By knowing what costs will come up during the auction, you can budget accordingly. This will help you maintain enough money to buy the units you want. It will also help you calculate the final cost of the auction so that you can keep your profit margins high enough to support your business.

Malcolm X : Historical Storage Auction Halted Just Ahead Of Deadline

Malcolm X

It's not just the common folks, apparently, that can find themselves far enough behind on their storage unit payments that the contents are placed on the storage auction schedule. According to a July 27, 2012, New York Post report, the family of Malcolm X neglected to pay $2,447 in storage fees, allowing the account to fall into delinquency. The property in the storage unit, once belonging to political and social activist Malcolm X, was scheduled for auction on July 26. That's the kind of opportunity that storage auction aficionados dream of. But, alas, just barely ahead of the deadline, representatives of the estate of Malcolm X stepped in.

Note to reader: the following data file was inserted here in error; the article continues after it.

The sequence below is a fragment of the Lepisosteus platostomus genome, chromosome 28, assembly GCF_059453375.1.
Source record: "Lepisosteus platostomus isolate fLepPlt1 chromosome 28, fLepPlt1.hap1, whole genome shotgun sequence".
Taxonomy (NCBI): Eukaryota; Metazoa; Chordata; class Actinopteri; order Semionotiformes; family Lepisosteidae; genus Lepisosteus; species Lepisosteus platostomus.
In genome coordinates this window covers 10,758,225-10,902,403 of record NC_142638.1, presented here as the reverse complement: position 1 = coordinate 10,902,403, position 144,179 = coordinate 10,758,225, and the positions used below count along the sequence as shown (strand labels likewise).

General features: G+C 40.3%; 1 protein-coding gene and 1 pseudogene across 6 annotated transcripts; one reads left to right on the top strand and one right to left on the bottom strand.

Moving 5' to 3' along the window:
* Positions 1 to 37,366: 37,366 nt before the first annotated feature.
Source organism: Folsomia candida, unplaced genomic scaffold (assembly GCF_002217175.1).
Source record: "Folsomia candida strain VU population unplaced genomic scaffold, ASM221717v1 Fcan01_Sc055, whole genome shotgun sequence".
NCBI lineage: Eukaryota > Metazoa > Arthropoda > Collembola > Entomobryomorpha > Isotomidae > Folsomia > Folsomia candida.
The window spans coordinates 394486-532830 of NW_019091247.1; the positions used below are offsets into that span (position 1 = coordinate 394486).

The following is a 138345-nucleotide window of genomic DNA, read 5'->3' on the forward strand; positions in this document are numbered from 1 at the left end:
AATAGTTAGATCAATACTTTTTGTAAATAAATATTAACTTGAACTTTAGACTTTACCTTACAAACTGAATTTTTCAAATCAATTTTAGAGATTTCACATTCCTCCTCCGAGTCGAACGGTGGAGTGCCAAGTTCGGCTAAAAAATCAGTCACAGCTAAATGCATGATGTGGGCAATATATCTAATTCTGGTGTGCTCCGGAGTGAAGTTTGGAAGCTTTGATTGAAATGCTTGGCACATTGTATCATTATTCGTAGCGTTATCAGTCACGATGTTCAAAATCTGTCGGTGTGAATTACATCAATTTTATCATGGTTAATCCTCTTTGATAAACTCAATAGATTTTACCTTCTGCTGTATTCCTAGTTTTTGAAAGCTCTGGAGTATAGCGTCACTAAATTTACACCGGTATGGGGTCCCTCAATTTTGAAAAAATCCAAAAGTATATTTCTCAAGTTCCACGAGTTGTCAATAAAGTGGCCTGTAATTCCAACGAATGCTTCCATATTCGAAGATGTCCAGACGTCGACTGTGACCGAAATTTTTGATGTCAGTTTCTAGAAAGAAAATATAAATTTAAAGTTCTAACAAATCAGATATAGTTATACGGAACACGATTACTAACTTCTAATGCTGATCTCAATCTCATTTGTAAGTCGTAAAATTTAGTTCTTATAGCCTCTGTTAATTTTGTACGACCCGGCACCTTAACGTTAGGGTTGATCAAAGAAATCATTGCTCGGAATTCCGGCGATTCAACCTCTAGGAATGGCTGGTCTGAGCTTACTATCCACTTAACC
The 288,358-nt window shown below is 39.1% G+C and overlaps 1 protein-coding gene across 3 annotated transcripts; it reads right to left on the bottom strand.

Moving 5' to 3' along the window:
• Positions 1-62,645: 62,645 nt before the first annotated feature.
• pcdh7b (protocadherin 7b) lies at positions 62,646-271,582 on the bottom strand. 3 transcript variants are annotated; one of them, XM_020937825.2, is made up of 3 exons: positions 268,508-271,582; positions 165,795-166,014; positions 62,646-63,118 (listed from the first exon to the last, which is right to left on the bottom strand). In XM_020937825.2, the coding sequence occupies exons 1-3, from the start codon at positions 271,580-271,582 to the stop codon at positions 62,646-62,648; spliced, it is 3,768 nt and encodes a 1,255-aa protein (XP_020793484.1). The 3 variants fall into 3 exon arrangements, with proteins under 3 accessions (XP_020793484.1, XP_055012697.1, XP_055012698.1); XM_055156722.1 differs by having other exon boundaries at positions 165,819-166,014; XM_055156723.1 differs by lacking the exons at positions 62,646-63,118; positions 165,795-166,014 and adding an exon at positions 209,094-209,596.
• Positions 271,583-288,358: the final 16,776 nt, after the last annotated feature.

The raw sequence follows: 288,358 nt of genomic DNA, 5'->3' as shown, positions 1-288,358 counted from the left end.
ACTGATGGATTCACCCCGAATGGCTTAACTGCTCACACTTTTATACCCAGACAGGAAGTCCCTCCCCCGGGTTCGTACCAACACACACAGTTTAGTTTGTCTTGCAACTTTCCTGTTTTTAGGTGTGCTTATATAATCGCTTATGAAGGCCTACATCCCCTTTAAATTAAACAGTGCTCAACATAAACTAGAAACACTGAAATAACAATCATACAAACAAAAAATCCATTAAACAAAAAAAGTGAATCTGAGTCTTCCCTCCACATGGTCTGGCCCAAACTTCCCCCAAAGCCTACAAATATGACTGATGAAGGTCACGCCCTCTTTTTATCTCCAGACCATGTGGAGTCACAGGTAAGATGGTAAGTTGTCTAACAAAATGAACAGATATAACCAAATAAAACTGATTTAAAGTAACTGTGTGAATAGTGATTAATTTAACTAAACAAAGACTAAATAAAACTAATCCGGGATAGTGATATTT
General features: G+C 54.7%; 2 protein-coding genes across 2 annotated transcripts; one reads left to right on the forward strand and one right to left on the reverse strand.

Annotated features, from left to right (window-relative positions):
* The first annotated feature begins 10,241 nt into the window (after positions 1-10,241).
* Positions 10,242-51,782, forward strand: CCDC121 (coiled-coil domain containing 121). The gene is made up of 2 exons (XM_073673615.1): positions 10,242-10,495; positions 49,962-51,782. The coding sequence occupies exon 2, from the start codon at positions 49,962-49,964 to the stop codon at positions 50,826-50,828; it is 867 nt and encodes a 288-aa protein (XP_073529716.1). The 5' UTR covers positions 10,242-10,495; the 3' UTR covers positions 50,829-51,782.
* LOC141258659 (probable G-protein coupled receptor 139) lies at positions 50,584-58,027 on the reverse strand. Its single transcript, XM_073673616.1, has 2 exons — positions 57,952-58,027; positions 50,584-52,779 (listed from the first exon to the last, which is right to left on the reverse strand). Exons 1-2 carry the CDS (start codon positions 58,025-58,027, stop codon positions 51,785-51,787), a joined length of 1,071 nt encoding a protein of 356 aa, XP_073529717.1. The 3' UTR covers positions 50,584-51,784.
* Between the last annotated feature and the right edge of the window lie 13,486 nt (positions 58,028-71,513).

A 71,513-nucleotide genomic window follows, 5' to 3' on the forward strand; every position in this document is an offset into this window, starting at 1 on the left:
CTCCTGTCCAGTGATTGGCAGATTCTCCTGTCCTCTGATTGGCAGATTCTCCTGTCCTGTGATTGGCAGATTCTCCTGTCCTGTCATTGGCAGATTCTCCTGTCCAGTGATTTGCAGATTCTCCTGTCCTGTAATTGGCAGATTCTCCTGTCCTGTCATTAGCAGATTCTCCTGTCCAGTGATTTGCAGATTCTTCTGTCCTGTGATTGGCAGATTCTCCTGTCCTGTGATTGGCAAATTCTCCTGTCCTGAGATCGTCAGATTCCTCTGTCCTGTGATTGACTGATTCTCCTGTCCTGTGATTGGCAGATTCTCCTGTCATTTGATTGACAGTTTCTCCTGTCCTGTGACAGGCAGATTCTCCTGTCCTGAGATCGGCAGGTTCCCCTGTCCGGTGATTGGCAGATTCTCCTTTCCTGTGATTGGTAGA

After a bit of negotiation, the Manhattan Mini Storage in Inwood agreed to grant an extension. The estate of Malcolm X has until August 20 to bring the account current. However, historic memorabilia fans may want to take note of that date and keep a sharp eye on auction schedules. After all, this isn't the first time that failure to pay storage charges has resulted in belongings of Malcolm X ending up on the storage auction schedule. In fact, a very similar situation happened in a decade ago in Orlando, Florida, noted the New York Post's famed Page Six column.